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Point H - McManus Gallery

McManus Galleries – Photo J. Wilson

The McManus Galleries were designed by architect Sir George Gilbert Scott. They originally opened in 1867 as the Albert Institute as a memorial to Queen Victoria’s recently deceased husband. A further gallery, the Victoria Gallery was added later. The building was built in the Gothic Revival style. George Gilbert Scott had recently completed St Nicholas’ cathedral in Hamburg and had completed a study tour of Germany and France to perfect the gothic style seen in cathedrals etc there.

The McManus was built on former marshland, immediately north of the old city walls of Dundee, and this has caused problems for the building over the years. However, a recent extensive renovation programme brought the facility into the 21st century and it is now a ‘must see’ attraction in the heart of the City. The ‘revitalised’ Art Gallery and Museum re-opened to the public in 2010. This restoration was funded by Dundee City Council, the Heritage Lottery Fund, the European Union and Historic Scotland, with additional contributions from The McManus Fundraising Appeal. (More info: McManus Refurbishment | the mcmanus).

There are eight fabulous Galleries with displays featuring for example Scottish and International paintings and local history of Dundee and the surrounding area. There is a nice café that is ideal for a lunch stop on your walking route.

Some of the European highlights we spotted in the Gallery include:

A model of the four masted sailing ship Perseverance

Perseverance – photo J. Wilson
Perseverance ship for Antoine-Dominique Bordes & Fils, Bordeaux

The ship was built in Dundee for Antoine-Dominique Bordes & Fils of Bordeaux. Antoine-Dominique Bordes created the largest sailing ship shipping company in the world until the 20th century, with 137 ships. (Information that can be translated from German about this shipping company: Antoine-Dominique Bordes – Wikipedia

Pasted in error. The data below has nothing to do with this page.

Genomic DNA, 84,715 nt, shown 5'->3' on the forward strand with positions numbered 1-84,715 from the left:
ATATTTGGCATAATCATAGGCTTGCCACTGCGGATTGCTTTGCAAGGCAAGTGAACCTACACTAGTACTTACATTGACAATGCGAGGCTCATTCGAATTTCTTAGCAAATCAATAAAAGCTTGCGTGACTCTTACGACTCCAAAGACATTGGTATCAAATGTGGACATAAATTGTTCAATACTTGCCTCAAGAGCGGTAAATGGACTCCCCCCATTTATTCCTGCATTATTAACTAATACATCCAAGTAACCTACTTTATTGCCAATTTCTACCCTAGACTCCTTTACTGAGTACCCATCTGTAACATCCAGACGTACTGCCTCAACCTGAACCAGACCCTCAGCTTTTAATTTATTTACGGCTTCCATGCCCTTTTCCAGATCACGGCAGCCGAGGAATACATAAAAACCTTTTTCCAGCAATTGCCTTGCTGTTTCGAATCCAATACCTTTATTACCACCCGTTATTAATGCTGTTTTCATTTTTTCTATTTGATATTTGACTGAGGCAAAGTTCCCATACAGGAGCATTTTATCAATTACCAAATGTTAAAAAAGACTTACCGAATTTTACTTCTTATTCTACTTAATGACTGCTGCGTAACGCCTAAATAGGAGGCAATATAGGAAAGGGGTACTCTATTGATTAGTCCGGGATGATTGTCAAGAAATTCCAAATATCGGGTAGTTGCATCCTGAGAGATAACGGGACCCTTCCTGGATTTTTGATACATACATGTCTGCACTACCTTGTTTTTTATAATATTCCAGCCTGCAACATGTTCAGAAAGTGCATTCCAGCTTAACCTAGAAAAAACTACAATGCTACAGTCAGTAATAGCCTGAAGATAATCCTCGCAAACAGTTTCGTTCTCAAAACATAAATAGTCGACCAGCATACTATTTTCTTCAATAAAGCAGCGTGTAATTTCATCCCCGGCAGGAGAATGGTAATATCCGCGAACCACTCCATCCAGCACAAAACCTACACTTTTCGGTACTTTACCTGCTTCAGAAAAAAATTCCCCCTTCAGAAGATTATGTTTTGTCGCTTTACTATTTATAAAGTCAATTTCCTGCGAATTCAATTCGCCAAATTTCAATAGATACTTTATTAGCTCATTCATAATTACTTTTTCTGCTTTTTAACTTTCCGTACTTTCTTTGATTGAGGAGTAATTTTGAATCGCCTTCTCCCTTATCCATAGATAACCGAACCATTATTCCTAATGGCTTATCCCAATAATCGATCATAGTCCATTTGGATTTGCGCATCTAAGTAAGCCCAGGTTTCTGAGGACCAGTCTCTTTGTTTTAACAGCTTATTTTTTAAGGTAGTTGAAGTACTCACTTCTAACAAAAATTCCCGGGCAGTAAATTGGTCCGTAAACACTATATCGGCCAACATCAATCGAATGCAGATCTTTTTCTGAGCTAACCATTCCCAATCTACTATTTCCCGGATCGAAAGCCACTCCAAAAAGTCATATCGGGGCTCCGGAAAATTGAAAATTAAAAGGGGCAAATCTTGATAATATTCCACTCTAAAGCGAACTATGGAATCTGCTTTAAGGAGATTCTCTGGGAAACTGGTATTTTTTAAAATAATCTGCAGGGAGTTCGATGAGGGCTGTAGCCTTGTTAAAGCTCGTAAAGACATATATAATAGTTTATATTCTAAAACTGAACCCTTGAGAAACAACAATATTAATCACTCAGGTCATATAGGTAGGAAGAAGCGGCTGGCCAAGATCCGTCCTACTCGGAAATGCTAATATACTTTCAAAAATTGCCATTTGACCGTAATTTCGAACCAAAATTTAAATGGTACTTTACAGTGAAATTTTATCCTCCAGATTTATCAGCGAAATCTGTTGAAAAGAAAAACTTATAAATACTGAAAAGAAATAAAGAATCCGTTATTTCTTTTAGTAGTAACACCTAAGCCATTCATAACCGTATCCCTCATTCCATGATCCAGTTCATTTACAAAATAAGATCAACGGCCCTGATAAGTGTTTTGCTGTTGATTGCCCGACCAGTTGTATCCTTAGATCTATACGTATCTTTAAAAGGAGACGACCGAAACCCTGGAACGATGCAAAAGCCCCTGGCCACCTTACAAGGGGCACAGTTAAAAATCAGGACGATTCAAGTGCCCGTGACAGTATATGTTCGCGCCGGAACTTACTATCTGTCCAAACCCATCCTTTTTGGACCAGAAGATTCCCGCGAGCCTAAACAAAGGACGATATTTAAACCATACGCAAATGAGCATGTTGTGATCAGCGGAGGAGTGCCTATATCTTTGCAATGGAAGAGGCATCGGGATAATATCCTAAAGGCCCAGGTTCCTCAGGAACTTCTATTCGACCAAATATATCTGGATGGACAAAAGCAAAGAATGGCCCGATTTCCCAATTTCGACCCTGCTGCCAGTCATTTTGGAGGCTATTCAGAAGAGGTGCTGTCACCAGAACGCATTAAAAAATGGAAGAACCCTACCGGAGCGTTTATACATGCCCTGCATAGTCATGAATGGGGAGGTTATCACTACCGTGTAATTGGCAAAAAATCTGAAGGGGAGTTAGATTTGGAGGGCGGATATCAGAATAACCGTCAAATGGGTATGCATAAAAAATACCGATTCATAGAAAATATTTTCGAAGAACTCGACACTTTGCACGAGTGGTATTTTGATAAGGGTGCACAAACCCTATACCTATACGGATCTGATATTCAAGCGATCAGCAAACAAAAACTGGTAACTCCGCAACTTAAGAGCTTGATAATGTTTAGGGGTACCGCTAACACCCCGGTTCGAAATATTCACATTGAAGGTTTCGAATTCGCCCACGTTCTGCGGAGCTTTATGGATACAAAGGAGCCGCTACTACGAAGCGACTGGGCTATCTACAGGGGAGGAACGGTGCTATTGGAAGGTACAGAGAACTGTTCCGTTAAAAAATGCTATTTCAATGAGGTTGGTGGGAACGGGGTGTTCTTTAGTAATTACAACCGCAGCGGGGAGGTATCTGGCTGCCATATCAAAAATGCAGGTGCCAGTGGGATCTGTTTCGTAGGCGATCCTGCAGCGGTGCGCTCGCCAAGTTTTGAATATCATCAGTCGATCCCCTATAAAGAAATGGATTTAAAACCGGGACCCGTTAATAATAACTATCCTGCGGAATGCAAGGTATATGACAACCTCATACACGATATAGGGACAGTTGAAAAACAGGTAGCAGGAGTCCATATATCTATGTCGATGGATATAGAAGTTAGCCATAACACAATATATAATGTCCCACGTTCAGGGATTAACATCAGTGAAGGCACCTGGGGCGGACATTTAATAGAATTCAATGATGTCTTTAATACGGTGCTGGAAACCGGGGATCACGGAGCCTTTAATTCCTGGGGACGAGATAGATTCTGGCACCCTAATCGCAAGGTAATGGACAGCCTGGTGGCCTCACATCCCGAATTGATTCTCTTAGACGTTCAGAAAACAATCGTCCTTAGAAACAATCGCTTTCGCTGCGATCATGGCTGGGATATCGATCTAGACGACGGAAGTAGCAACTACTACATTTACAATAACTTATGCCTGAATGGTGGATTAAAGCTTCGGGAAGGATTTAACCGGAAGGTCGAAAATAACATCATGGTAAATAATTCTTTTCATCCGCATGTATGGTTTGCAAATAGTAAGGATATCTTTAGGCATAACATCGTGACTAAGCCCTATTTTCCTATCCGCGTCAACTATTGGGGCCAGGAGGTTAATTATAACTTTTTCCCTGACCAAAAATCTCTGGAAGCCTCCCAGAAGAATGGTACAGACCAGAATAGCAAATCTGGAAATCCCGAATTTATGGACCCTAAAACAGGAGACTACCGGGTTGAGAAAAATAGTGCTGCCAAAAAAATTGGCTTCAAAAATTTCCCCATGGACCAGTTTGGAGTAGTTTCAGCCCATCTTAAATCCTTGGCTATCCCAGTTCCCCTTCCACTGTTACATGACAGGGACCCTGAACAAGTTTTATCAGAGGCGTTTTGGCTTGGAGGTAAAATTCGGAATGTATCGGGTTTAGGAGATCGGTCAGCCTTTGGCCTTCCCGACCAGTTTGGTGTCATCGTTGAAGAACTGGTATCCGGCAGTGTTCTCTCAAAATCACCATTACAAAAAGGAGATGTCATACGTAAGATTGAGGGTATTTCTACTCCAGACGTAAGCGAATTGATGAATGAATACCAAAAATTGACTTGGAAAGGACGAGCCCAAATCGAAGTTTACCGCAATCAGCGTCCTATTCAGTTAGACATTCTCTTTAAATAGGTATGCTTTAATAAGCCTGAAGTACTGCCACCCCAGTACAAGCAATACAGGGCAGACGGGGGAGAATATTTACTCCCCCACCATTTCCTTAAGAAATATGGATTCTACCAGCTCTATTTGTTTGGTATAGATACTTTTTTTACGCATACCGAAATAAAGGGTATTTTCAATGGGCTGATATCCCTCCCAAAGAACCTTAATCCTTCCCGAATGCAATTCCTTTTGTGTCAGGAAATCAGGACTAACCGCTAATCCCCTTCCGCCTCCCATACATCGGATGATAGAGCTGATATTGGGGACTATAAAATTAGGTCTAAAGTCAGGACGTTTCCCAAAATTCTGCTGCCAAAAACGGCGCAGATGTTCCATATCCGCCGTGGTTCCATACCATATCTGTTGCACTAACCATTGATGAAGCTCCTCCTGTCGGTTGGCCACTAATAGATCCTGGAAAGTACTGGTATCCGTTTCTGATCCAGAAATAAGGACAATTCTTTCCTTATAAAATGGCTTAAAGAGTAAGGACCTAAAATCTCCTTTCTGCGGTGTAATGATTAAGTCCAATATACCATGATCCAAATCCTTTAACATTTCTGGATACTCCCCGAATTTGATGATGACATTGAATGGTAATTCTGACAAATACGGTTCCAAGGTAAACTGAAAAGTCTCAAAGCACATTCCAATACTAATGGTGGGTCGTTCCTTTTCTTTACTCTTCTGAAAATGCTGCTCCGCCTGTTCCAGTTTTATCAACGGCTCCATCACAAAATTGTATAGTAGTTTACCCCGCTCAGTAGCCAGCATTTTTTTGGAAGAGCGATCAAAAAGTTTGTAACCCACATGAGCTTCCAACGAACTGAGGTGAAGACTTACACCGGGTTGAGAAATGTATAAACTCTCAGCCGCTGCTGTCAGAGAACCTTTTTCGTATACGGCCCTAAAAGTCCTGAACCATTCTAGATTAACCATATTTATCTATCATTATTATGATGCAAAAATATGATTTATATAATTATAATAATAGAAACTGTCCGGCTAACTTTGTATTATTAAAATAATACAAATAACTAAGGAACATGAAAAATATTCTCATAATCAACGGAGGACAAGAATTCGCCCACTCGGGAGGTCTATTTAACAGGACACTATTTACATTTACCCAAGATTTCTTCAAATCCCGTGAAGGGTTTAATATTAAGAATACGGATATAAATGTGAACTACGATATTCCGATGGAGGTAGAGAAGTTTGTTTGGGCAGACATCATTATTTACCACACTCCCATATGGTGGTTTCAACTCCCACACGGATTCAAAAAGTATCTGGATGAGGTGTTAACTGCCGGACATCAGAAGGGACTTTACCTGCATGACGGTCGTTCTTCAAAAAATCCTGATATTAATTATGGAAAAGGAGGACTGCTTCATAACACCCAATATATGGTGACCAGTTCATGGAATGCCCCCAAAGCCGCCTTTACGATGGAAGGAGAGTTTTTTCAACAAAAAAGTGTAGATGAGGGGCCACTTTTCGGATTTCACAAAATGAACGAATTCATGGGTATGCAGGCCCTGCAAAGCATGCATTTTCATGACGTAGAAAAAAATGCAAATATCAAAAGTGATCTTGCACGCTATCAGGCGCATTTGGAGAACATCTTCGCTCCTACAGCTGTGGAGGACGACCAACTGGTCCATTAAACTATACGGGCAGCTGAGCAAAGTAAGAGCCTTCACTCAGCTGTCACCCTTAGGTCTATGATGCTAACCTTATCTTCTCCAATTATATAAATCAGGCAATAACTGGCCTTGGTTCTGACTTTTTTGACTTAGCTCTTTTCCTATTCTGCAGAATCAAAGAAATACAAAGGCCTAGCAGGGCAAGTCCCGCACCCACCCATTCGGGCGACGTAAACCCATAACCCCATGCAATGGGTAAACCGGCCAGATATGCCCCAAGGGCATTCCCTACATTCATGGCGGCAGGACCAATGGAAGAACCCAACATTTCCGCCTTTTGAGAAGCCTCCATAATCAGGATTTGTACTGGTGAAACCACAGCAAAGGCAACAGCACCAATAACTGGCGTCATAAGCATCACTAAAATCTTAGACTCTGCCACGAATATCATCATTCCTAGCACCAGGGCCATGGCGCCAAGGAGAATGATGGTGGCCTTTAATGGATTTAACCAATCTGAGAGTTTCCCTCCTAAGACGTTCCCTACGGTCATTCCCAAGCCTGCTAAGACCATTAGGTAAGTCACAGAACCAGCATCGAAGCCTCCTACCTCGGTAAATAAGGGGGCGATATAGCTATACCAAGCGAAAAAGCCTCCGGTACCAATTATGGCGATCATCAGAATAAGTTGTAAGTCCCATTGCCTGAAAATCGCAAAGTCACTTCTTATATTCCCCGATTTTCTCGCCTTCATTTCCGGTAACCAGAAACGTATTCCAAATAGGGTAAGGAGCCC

Joan by Benno Schotz

A striking bronze casting of a girl’s head. The work, entitled “Joan”, is by the renowned Scottish sculptor Benno Schotz, who was born into a Jewish family in Estonia in 1891, when that country was part of the Russian Empire. Schotz was educated in Estonia and in Germany and, in 1912, came to Glasgow to study engineering. Later, while working for a firm of shipbuilders, he attended evening classes at the Glasgow School of Arts and began his career as a sculptor in 1923. Schotz achieved considerable prominence in the Scottish art world and was head of the Department of Sculpture and Ceramics at the art school from 1938 to 1961.

Joan by Benno Schotz : Stephencdickson, CC BY-SA 4.0, via Wikimedia Commons

Joan, the subject of the bronze sculpture, cast in 1933, was the daughter of William Boyd, a Dundee art collector whose patronage greatly assisted Schotz at the outset of his artistic career. The McManus Gallery also contains the painting (a smaller replica of an earlier work) Dante’s Dream on the Day of the Death of Beatrice by the English Pre-Raphaelite artist Dante Gabriel Rossetti, who was a great admirer of the medieval Italian poet and philosopher Dante Alighieri. Rossetti’s father, a revolutionary Italian nationalist, sought political exile in Britain in 1821.

Katherine Read painting

On the exterior wall of The McManus, you can see a small blue plaque proclaiming the name Katherine Read, Artist, (1723-1778). This Dundee born woman artist studied in Edinburgh, Rome and Paris and amongst many commissions in her career, she was commissioned to paint Queen Charlotte and her children. The McManus has purchased her portrait of Willielma, Lady Glenorchy, painted in 1762.

The McManus: Dundee’s Art Gallery and Museum honours a pioneering woman artist with a stunning new acquisition | the mcmanus

Royal Arch painting

The Royal Arch at Dock Street in 1863, painted by James Falconer. The arch was built to celebrate the visit of Queen Victoria and Prince Albert and in this painting the Danish Royal Standard can be seen flying from the arch to celebrate the marriage of Albert Edward, son of Queen Victoria, to Princess Alexandra of Denmark. The Arch was demolished in 1964, as part of land reclamation work required for the construction of the Tay Road Bridge.

Access : There are four disabled parking spaces located to the north of the building and more information about access is provided here:

We hope you have enjoyed your visit to the McManus galleries.

Walking Route Instructions : We now come out of the McManus Galleries and you should spot the DC Thomson Buildings just across the road.